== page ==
Beyond being a simple payment tool, your business credit card may be a great addition to your business’ toolkit. Business credit cards can help you run your business more smoothly by giving you more flexibility over your cash flow.
Here are six ways a credit card designed for business can work hard for you:
1. You Get an Interest-free Grace Period.
Typically, business credit cards (similar to personal credit cards) come with a 15- to 30-day grace period between your purchase date and your payment date. This lets you hold on to your cash longer. With a repayment period like this, you gain some flexibility in terms of how you can use your cash in hand.
2. No Need to Tie up Your Personal Credit.
You need your personal credit card for personal purchases. When you start to layer on business expenses, that credit card can become over-stretched, cutting into both your business and your personal cash flow. A business credit card gives you an additional payment device to leverage — and separating your personal and business credit card expenses can help out a lot come tax time. You won’t have to sift through your personal credit card statements looking for your business expenses, as they’ll already be separated for you.
3. Pay Your Suppliers Faster.
When you can pay with a credit card — rather than employing your staff or bookkeeper to cut a cheque and drop it in the mail — you’re able to pay your vendors faster (and with that grace period you don’t need to wait to get paid before you settle up). Consistently paying quickly can also help your vendor relationships – the good will you build up may let you negotiate better pricing or secure a rush job.
4. You’ll Build a Credit History for Your Business.
By using your business credit card regularly and making monthly payments on time, you’re on your way to establishing a positive credit rating for your business. Should you need a business loan or line of credit in the future, this credit history can come in handy.
5. Perks and Points.
Many business credit cards come with rewards programs, such as such as the Avion Visa Infinite for Business, giving you the opportunity to earn points for things like travel, merchandise, gift cards, cash back and more. Think of the rewards as cash in your pocket, which you can use to reinvest in your business. Using points to purchase supplies or equipment, reward employees, or attend an out-of-town conference or trade show can give your business a boost while freeing up valuable cash.
6. Get a Picture of Your Spending.
When you use a business credit card for all your business purchases, you can see — all in one place — how and where you’re spending your money. Many cards come with analytics tools to provide in-depth insights into your spending patterns and expenses. Depending on the size and scope of your business, even a simple review of your statement can give you a helpful view into the ongoing costs of running your business. When you have this kind of information on hand, you’re in a better position to evaluate your spending decisions, determine where you can save money, and potentially keep more cash in your business.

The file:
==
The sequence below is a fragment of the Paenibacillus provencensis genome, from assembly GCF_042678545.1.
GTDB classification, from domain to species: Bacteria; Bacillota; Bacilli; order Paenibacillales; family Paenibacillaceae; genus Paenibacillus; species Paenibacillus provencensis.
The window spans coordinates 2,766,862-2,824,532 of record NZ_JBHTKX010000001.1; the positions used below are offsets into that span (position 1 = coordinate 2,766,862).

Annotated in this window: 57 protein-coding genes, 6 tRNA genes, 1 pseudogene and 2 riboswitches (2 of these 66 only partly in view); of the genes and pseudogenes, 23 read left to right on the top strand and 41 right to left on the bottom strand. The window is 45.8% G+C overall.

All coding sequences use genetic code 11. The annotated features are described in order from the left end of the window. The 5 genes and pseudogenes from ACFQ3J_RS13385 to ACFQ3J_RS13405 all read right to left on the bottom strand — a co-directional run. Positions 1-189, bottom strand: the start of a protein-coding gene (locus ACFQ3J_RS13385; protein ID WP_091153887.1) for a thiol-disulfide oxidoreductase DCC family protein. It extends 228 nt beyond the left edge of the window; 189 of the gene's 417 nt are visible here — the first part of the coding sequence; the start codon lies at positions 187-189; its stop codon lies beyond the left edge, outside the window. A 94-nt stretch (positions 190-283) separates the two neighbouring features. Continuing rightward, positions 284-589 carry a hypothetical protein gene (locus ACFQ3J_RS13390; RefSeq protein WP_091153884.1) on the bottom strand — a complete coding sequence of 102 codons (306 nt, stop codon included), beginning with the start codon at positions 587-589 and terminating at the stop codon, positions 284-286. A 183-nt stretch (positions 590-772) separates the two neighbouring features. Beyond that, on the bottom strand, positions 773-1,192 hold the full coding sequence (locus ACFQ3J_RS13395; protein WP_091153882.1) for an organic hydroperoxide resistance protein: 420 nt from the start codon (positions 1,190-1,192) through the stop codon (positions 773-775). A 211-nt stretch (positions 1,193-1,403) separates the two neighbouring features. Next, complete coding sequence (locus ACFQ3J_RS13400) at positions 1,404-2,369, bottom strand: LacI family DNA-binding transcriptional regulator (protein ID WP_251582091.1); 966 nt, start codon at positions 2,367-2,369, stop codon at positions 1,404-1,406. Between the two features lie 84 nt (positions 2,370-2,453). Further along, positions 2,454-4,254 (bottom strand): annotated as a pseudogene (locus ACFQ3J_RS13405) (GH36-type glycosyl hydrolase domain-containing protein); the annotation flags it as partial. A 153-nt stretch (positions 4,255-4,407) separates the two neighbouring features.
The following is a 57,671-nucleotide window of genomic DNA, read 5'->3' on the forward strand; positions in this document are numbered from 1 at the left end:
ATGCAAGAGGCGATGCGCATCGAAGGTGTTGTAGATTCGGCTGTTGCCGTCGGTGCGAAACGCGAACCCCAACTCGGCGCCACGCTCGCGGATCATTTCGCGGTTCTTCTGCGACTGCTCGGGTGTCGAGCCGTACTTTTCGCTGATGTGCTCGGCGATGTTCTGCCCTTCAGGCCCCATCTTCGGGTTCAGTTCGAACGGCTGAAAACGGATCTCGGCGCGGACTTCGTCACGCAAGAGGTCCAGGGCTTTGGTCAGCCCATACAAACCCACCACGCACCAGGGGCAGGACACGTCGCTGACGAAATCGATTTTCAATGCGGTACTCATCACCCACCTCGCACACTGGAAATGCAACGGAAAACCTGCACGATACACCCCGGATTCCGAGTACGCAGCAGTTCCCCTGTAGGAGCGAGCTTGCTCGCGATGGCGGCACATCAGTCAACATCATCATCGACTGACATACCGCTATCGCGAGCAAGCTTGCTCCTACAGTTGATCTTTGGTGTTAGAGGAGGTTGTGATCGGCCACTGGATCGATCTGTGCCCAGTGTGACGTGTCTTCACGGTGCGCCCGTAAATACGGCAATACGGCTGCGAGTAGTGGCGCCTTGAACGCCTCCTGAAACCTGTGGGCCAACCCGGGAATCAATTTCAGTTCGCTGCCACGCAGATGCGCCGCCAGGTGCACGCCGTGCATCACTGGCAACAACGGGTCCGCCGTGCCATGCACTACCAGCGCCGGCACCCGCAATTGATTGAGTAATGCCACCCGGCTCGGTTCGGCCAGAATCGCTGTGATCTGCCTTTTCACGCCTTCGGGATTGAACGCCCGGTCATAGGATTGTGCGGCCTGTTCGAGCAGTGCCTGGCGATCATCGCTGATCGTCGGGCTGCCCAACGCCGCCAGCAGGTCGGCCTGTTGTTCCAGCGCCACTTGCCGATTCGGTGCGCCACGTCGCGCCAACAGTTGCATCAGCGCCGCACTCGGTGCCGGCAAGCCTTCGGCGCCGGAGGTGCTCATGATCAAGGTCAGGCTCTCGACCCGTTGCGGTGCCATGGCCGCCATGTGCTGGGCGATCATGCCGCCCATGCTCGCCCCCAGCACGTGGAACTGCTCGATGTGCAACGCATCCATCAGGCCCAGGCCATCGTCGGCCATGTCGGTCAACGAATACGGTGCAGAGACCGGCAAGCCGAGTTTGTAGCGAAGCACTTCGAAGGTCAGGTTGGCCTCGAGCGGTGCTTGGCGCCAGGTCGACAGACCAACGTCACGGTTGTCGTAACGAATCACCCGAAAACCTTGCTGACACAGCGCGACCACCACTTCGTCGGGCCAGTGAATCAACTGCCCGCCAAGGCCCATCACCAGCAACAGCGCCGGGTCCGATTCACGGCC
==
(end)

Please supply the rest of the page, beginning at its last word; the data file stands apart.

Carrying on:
Just remember, your business credit card is a payment tool to cover short-term expenses; large capital expenses should be funded separately. A rolling balance on your card could result in high interest payments — interest payments that might cut into the profits of your business. If you’re looking for a bigger pool of credit for large or long-term expenses, there are a number of options you can consider. Term loans, equipment loans and lines of credit offer specific uses and benefits to help you manage and grow your business.
Ultimately, a business credit card can help you manage your cash flow efficiently, while giving you the opportunity to enjoy perks and rewards as you cover your necessary business expenses. Offering freedom and security, a business credit card can be a great addition to your business’ toolkit.
Compare cards based on your business needs
More from the Entrepreneurs in the Garage series:
This article is intended as general information only and is not to be relied upon as constituting legal, financial or other professional advice. A professional advisor should be consulted regarding your specific situation. Information presented is believed to be factual and up-to-date but we do not guarantee its accuracy and it should not be regarded as a complete analysis of the subjects discussed. All expressions of opinion reflect the judgment of the authors as of the date of publication and are subject to change. No endorsement of any third parties or their advice, opinions, information, products or services is expressly given or implied by Royal Bank of Canada or any of its affiliates.